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Academy Award-Winner William Goldman to Receive Honorary Degree and Speak with Students Tomorrow

By Betty Gabrielli

 


William Goldman '52

DECEMBER 3, 1998--William Goldman, two-time Academy Award-winning screenwriter and 1952 Oberlin graduate, will return to campus Friday, December 4, to receive an Honorary Doctor of Literature degree.

Goldman, who won his first Academy Award in 1970 for his original screenplay Butch Cassidy and the Sundance Kid, was to have received the degree at the annual Honors Day Assembly this past May, but his flight plans had to be cancelled due to inclement weather. College Trustees will bestow the degree at a private noon ceremony.

While in Oberlin, Goldman will meet with students interested in screenwriting from 10 to 11:30 A.M. in Wilder 115. In the afternoon, students, faculty, and staff may query Goldman in a Q&A session hosted by Roger Copland, professor of theater. The session will be held from 2 to 4 P.M. in Wilder 101.

Goldman received his second Oscar in 1977 for his screenplay adaptation of Carl Bernstein and Robert Woodward's All the President's Men. Goldman's other screenwriting credits include Marathon Man, The Princess Bride, Misery, Magic, A Bridge Too Far, and Maverick.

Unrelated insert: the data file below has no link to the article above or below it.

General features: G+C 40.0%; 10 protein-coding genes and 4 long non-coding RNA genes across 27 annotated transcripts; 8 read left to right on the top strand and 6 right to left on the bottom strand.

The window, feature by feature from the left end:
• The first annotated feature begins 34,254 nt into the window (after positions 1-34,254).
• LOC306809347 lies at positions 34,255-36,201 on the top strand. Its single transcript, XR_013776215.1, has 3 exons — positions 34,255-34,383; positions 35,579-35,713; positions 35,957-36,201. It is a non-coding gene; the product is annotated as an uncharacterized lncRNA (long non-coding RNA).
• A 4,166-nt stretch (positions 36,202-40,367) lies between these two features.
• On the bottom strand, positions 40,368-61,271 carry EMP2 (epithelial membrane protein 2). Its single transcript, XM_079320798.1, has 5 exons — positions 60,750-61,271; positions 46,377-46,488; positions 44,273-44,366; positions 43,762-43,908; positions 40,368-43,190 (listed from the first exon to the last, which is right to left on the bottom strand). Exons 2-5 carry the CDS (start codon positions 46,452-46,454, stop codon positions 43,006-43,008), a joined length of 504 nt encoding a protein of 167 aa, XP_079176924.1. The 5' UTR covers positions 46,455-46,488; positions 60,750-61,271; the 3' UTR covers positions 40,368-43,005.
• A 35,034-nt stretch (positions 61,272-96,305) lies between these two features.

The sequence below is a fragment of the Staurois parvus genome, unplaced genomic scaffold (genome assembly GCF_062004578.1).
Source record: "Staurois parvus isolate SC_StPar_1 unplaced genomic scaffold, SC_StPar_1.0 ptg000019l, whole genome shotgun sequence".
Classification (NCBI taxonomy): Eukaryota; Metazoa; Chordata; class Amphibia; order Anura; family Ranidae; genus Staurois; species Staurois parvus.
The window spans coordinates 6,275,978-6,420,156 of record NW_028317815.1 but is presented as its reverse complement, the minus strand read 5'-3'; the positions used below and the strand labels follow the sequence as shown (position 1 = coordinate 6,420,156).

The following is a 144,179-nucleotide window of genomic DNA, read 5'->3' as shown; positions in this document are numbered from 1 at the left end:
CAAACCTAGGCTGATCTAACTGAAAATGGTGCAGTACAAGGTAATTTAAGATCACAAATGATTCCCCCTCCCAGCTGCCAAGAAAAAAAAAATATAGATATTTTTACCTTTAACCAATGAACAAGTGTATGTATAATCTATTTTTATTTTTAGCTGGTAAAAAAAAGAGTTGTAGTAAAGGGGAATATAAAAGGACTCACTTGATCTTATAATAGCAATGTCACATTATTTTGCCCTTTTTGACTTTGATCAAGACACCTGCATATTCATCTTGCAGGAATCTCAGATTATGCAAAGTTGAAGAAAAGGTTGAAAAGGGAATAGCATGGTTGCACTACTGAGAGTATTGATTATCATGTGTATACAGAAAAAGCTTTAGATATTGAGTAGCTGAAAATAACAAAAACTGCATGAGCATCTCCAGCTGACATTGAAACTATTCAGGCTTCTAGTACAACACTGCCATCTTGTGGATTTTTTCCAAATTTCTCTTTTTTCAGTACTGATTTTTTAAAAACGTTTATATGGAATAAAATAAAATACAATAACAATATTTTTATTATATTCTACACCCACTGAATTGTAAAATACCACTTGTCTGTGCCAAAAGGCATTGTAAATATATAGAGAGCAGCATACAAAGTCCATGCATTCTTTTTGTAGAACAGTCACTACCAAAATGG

Other honors include a British Academy Award, two Edgar awards for mystery movie of the year, and Lifetime Achievement Awards from the Writers Guild of America and the Writers Guild of Great Britain.

A prolific fiction writer, Goldman is the author of more than 15 novels, children's books, and short stories. His novels Boys and Girls Together and The Color of Light are set partially in Oberlin. The Season is his account of a year in the world of Broadway theater. He has also written books about screenwriting and Hollywood. He is working on a new screenwriting book called "The Current Campfire."

 

 

 

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